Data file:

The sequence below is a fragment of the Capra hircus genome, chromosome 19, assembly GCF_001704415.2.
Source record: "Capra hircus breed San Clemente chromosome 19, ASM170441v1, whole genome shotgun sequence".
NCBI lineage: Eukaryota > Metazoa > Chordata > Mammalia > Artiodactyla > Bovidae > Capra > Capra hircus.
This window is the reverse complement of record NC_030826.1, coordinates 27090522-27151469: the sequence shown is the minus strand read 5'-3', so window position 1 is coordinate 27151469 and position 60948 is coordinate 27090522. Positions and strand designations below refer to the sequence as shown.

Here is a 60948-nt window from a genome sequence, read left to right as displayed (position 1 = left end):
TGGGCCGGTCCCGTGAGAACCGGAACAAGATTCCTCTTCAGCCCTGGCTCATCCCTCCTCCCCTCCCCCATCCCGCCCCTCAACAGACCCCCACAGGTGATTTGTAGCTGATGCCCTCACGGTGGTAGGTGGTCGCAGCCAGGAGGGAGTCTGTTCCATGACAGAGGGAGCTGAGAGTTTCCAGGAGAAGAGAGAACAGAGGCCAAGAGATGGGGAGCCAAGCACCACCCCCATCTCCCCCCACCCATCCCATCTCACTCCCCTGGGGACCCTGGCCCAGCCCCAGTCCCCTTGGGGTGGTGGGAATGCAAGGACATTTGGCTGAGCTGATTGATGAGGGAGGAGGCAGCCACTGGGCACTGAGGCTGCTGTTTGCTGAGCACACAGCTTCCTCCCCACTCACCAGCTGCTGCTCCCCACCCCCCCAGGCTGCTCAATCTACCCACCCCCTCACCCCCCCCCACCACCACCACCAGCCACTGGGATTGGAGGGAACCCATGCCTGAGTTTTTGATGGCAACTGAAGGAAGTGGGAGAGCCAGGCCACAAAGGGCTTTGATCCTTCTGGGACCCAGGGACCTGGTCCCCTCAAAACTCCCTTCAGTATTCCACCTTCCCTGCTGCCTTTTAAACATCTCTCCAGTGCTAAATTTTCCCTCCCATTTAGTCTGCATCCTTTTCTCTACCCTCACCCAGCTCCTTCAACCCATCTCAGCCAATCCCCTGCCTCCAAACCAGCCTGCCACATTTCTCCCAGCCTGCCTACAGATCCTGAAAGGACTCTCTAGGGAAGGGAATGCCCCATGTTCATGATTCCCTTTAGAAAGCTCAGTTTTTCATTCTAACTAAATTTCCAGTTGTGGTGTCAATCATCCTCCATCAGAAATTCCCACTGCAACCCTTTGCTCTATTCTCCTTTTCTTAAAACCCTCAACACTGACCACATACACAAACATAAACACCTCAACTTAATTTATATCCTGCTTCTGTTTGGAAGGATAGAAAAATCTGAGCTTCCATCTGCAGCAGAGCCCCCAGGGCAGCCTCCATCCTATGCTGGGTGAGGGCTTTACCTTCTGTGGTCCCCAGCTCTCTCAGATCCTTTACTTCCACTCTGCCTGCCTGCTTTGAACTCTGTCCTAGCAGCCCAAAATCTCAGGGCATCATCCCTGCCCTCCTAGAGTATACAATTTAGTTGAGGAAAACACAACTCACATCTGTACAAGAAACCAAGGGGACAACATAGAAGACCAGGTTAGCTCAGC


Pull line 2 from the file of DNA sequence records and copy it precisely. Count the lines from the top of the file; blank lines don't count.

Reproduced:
Source record: "Capra hircus breed San Clemente chromosome 19, ASM170441v1, whole genome shotgun sequence".